NHS Shetland and its partners are working together to help people in Shetland enjoy the benefits of a physically active lifestyle. Being physically active can improve your physical and mental health whatever your age. You are never too old or too unfit to start being more active. Something is better than nothing, and the biggest health benefits are gained by inactive people who start to do regular exercise.
What is physical activity?
Physical activity is moving your body, which makes your muscles work and uses energy.
Anything that uses more energy than resting or staying still counts.
There are lots of different ways to do physical activity - you are probably doing some already! The cheapest and easiest is walking. Walking is so good for you we've covered it in detail in this separate page.
Who should do it?
Everyone should be physically active – from new babies to older adults.
Getting Active In Shetland
We are so lucky to live in a place that has great physical facilities and a beautiful landscape to walk around. There are plenty of walking routes you can try, or your local community may have a leisure centre, sports clubs or other groups that you may be interested in joining. Here at Health Improvement, the project "Paths for All" have allowed us to train up walk leader volunteers and identify some fantastic routes to take you around, come and join one of our health walks to meet more people and get active. To find out more about what sports, activities or social clubs are happening near you, have a look here.
Our Health Improvement Practitioner, Lauren Peterson, is the Physical Activity guru and is happy to have a chat about how to get started or any concerns you may have. All of our practitioners offer one to one goal setting to help you on your way to getting more active.
Why should you do it?
Doing regular physical activity has lots of benefits, exercise:
Strengthens bones and muscles and keeps joints healthy
Improves your mood
Boosts your energy levels
Helps you sleep better
Helps you reach or stay at a healthy weight
Helps build your confidence and self esteem
Improves your fitness
Helps protect you against many diseases and conditions – heart disease, stroke, diabetes, some cancers, osteoarthritis.
How much should you do?
How much activity you should do depends on your age.
Don’t worry if you can’t meet your target at first - as you get moving you will get fitter and manage more.
These targets are the minimum you should aim for – more is even better!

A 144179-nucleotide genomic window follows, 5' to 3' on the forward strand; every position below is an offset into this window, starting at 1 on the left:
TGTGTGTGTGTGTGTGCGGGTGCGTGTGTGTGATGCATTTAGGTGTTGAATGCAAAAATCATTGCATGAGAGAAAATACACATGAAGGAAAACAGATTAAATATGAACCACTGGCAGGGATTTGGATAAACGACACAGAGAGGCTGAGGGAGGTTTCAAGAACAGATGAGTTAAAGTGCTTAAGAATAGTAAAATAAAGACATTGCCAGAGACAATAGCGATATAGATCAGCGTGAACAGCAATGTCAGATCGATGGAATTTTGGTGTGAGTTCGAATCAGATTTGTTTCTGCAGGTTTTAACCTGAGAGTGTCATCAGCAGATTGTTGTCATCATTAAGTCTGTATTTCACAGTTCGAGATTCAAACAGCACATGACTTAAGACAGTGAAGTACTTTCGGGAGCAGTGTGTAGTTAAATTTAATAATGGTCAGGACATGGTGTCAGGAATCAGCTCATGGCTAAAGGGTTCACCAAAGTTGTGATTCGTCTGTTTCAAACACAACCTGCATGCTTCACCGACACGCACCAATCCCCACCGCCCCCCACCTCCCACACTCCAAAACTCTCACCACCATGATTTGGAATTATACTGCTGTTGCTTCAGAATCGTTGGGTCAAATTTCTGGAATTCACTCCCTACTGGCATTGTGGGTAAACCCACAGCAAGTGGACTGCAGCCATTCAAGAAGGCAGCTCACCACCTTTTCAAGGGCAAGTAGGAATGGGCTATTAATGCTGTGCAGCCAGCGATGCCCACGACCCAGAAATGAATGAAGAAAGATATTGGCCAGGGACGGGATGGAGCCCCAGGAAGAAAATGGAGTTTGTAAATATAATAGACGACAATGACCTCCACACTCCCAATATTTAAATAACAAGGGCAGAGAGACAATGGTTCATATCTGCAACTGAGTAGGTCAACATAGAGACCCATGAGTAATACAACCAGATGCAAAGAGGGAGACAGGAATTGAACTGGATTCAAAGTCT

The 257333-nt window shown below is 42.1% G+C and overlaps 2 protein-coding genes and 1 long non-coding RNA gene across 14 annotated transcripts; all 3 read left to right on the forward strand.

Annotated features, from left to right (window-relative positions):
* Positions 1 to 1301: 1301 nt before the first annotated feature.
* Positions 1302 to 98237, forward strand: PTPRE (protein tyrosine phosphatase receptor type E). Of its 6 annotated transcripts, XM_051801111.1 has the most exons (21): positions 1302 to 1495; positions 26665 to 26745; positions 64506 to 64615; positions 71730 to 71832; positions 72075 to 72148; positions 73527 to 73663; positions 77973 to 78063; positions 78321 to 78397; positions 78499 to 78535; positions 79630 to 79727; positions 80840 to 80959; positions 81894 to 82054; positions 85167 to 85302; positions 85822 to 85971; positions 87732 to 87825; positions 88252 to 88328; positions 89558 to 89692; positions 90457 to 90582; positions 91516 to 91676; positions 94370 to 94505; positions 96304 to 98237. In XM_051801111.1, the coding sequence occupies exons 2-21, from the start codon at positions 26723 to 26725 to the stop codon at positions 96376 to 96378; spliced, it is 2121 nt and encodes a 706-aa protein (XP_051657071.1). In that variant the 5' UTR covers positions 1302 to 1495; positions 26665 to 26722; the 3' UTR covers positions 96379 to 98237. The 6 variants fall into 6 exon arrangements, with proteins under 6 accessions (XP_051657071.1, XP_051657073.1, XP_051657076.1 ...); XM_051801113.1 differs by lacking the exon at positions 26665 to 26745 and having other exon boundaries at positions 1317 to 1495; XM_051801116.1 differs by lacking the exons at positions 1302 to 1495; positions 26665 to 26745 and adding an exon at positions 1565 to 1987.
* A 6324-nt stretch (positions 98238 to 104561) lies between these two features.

Remember your activity doesn’t have to be all at once, but chunks of 10 minutes or more are best.
Under 5 (not walking)
As active as possible all through the day
Reaching, grasping, pushing, pulling, crawling, rolling, tummy time, water play
Under 5 (walking)
180+ mins (3 hours) per DAY
Playing, running, jumping, climbing, skipping, chasing, ball games
60+ mins per DAY (mix of “moderate” and “vigorous”)
3 times a week do something to strengthen bones and muscles (climbing/jumping/skipping)
150 mins “moderate” per WEEK
75 mins “vigorous” per week
2 days a week do exercises to strengthen muscles
150 mins “moderate” per WEEK
75 mins “vigorous” per WEEK
2 days a week do exercises to improve balance and coordination – dancing/yoga/tai chi
How hard should I be exercising?
The guidelines above mention "moderate" and "vigorous" exercise - these levels are different for everyone. How you feel when you are exercising is the best way to judge what is right for you - for one person a fast walk will be vigorous, for someone else a jog will be moderate!
Moderate = heart beats a little faster, you feel a little warmer, you breathe a little harder so you can talk normally but can’t sing.
e.g. fast walking, cycling on level ground, dancing, throwing.
Vigorous = heart beats faster, you breathe hard and fast, you can only say a few words at a time.
e.g. jogging, running, sports, energetic dancing, cycling fast or up hills, playing chase.
You can use this scale to measure how hard you are working - as you get fitter you should find things get easier.
It is important not to spend long periods sitting, or "being sedentary". This is bad for your health, even if you meet the activity targets – try to get up and move around as often as you can.